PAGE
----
Reusing Azure Automation Run As Accounts

TL;DRTo copy a Run As account to a different Automation Account, run this script in your source Automation Account.

As a solution architect, I work with a lot of enterprise customers.  It’s interesting and challenging, but every so often (oh who am I kidding…ALL the time) I get asked some off-the wall questions.  This time it was how to use the same Run As account across multiple Azure Automation accounts.

Why would you ever need to do this?  Well, in this case the organization had locked down Application Registrations in Azure AD.  So in order to have Azure Automation automatically provision a Run As account, the user also needed fairly hefty AAD privileges.  Why would an organization ever want to lock that down?  Hey…one problem at a time.  Bottom line, the organization already had a Run As account setup and they wanted to just reuse it in other Automation Accounts.  Ok…let’s get started.

Why is this harder that it should be?

Azure makes it super easy to create a new Run As account as part of the overall Automation Account setup.  It’s just a simple Yes/No toggle.  When you select ‘Yes’ Azure registers an Application/Service Principal in Azure AD, assigns subscription permissions to the SPN, and adds a Connection and Certificate to the Automation Account.  Pretty good for just clicking ‘Yes’.

To use the same Run As account in another Automation Account you just need to copy the Connection and Certificate from the source to the target account.  Easy right?  Ha!  If you drill into the Connection information in the Automation Account, you can see that it is all text.  You can manually create a Connection in your target Automation Account and just copy/paste the information over.

Halfway there…but look at the Certificates in your target Automation Account.  You’ll see that the AzureRunAsCertificate is marked as Exportable.  However, there’s no UI to actually export the certificate.  Did I hear you just mumble ‘duh, use PowerShell’?  Well, go ahead and take a look there…I’ll wait.Yep.  No remote cert export available there either – but all is not lost.  If we could get some code to run where the certificate is loaded then we could export it locally.Well, whenever a Runbook executes a runtime environment is provisioned.  Part of that provisioning is to load in the certificate from the Automation Account into the host OS of the runtime environment – i.e. the local certificate store of the VM running the runbook.Therefore, we can use a Runbook to export the certificate from the local certificate store, and then push it into the target Automation Account. image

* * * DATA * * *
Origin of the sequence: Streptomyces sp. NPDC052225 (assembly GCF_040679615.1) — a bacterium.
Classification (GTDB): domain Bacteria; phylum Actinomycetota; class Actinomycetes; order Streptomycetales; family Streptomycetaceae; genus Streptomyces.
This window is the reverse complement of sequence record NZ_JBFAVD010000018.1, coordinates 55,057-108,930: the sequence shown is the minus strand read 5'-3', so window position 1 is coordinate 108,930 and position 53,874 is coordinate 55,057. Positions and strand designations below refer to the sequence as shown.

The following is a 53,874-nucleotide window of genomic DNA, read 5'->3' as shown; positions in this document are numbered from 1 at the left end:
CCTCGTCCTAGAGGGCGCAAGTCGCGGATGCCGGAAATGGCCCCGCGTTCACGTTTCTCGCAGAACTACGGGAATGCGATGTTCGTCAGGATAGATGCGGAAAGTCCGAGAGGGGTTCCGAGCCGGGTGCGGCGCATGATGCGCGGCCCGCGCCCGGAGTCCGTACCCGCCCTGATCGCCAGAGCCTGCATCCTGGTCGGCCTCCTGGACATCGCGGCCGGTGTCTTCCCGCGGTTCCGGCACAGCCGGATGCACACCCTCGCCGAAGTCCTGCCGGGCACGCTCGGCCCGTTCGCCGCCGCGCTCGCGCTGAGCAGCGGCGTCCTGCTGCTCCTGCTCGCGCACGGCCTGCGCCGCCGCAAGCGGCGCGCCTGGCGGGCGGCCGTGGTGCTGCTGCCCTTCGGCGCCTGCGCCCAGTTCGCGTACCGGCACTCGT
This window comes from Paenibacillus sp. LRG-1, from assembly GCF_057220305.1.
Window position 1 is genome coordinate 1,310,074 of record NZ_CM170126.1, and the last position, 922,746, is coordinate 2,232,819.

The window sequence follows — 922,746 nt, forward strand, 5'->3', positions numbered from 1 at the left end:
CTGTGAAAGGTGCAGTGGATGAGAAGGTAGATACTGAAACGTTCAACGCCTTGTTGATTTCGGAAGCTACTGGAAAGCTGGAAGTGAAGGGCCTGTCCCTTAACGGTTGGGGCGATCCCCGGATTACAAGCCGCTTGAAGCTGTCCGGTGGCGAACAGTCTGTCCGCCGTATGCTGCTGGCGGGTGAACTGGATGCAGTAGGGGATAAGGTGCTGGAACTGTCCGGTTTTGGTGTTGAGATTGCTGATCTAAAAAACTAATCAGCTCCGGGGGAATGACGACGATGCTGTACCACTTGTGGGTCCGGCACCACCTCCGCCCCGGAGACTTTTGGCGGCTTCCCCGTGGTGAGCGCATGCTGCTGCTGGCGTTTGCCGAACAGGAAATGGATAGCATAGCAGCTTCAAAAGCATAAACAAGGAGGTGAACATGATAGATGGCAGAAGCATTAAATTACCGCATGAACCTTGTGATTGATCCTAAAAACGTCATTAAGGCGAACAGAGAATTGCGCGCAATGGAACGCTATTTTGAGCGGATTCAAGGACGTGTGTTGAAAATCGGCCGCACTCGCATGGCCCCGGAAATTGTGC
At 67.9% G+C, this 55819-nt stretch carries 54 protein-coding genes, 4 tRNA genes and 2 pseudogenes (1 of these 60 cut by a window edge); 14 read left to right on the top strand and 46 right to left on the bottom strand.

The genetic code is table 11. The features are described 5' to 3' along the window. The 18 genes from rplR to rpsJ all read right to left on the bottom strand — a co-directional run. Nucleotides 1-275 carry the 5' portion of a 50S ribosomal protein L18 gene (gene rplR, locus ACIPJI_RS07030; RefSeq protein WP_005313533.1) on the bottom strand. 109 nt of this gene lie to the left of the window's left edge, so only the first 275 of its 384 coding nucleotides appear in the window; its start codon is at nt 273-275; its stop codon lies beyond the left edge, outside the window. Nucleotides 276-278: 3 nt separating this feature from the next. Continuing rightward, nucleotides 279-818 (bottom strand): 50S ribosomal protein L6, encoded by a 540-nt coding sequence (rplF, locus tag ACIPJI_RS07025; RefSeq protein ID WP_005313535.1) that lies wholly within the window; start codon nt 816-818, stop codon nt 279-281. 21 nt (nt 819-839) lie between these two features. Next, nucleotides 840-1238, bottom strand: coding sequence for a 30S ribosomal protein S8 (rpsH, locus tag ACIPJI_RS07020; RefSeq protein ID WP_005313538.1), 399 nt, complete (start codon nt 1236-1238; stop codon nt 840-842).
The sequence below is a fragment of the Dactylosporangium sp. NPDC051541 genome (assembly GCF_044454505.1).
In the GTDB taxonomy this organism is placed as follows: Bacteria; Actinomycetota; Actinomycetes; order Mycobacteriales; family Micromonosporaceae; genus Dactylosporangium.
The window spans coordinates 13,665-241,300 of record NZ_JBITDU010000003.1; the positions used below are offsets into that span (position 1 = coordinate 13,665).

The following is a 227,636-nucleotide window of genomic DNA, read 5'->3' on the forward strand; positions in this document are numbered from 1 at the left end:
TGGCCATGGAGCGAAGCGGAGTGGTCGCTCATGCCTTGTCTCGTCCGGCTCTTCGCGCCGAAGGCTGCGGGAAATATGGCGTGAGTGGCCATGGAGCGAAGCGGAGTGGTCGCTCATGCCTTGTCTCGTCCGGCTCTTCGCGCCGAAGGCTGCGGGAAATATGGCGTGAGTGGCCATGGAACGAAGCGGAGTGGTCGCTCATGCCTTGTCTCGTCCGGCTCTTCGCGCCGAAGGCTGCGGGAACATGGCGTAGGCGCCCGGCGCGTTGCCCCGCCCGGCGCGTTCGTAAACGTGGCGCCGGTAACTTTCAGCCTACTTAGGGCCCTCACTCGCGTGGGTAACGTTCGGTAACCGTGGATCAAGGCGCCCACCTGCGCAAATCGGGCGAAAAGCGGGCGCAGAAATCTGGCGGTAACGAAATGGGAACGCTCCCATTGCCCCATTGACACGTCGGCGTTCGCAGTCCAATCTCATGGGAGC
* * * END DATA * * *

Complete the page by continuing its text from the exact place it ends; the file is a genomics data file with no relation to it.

The Solution

We are going to build a PowerShell script to run in a Runbook within our source Automation Account.  This script will grab the certificate from the local certificate store, export it, and then copy it to the target Automation Account along with creating a connection.

The first part is pretty easy, using the SPN connection in the source we grab the certificate thumbprint.  We can then use this to locate the actual certificate in the local certificate store (Cert:\CurrentUser\My):